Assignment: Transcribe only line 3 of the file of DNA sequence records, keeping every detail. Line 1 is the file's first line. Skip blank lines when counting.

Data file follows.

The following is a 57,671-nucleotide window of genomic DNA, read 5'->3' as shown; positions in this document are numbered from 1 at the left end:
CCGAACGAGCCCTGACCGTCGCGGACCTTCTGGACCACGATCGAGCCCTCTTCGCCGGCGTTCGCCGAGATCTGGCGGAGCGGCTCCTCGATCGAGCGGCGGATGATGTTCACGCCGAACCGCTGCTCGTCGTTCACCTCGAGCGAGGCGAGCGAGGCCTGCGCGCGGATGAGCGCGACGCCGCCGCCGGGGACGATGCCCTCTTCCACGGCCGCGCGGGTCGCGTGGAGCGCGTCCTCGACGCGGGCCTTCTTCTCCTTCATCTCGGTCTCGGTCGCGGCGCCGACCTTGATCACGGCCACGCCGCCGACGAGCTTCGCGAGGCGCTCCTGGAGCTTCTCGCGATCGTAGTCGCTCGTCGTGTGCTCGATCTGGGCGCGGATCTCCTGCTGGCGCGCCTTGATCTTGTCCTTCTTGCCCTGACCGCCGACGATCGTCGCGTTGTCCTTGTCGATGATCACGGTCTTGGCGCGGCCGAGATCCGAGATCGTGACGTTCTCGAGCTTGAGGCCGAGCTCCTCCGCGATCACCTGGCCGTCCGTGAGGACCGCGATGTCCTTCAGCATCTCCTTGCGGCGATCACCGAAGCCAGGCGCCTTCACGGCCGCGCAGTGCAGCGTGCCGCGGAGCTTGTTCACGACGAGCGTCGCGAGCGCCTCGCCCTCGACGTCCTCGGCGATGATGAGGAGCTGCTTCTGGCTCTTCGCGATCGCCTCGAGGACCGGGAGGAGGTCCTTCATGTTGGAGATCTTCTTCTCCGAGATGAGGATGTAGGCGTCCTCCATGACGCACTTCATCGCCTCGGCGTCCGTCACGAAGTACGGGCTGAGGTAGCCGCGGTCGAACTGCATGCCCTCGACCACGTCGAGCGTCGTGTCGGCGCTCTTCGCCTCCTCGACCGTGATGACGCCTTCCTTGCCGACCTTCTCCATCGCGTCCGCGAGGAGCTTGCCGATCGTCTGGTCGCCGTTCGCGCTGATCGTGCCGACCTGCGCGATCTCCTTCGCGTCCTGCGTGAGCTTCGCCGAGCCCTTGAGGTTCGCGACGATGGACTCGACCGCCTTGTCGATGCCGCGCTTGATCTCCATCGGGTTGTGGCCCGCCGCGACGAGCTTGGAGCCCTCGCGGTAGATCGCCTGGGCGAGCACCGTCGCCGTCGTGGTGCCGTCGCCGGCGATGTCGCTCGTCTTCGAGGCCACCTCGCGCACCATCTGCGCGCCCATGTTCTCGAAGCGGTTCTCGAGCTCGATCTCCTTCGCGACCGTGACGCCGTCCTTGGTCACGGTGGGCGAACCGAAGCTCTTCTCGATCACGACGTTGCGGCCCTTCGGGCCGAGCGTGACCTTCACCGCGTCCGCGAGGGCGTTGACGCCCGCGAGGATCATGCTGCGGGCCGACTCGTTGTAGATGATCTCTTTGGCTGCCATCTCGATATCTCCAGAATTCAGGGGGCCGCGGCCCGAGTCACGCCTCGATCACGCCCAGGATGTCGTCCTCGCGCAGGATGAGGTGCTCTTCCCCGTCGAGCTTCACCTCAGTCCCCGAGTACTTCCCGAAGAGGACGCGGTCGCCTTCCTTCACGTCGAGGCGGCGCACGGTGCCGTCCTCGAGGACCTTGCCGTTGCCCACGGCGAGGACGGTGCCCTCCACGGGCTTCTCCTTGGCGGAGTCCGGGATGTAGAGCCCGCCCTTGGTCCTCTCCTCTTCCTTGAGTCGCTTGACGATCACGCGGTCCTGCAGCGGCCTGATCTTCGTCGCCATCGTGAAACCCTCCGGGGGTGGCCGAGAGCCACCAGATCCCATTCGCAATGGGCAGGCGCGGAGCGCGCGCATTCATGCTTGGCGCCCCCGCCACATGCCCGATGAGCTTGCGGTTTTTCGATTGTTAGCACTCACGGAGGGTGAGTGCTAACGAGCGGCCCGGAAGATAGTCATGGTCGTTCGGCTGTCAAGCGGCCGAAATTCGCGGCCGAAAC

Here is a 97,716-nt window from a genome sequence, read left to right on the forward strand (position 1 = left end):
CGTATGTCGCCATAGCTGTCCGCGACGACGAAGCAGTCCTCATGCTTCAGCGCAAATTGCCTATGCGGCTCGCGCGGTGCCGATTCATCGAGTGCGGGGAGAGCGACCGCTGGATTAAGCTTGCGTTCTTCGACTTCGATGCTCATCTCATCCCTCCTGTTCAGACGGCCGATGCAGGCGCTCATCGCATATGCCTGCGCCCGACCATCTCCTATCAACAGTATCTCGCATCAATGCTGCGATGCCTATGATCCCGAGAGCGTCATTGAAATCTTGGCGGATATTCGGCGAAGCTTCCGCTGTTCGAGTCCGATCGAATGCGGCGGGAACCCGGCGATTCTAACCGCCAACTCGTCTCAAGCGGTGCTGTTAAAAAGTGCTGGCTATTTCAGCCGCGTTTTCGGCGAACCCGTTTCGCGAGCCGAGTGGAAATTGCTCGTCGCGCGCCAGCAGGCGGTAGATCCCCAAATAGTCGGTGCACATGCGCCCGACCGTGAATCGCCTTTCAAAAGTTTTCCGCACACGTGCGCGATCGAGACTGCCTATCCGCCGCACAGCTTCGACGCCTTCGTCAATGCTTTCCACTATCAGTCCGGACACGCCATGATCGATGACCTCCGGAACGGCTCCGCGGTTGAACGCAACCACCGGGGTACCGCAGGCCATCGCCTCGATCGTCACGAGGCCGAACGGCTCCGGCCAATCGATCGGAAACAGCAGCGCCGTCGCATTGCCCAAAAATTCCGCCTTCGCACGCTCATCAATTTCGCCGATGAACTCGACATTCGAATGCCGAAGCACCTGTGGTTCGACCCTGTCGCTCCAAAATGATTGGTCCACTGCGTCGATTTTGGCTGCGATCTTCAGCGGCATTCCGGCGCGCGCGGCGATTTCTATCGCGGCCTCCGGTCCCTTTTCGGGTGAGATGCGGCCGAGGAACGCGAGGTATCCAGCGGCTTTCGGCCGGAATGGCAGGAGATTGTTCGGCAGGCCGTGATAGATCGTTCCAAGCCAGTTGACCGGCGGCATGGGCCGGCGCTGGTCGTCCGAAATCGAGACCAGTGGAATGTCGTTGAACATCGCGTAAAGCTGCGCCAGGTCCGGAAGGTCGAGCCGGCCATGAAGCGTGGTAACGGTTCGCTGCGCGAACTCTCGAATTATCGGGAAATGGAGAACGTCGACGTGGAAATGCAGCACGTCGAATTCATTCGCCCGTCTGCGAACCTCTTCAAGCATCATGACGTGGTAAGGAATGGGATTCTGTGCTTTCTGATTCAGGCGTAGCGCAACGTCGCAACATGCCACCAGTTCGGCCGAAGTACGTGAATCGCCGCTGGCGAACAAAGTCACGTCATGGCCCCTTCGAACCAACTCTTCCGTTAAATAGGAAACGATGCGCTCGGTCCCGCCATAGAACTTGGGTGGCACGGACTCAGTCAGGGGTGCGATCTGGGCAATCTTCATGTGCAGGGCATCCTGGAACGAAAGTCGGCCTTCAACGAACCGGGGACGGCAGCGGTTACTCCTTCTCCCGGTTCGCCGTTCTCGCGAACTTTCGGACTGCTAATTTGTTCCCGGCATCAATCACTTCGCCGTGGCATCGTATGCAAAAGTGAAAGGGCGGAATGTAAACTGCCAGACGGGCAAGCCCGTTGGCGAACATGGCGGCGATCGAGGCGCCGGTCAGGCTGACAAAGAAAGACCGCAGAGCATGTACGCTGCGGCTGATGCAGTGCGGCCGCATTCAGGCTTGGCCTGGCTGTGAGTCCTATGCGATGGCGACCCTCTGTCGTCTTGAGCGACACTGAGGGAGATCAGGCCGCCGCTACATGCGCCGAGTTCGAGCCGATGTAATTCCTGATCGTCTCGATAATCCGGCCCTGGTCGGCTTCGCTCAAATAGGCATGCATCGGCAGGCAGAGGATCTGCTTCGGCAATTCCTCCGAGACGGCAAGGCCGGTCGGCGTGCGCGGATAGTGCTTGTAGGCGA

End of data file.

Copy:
Here is a 97,716-nt window from a genome sequence, read left to right on the forward strand (position 1 = left end):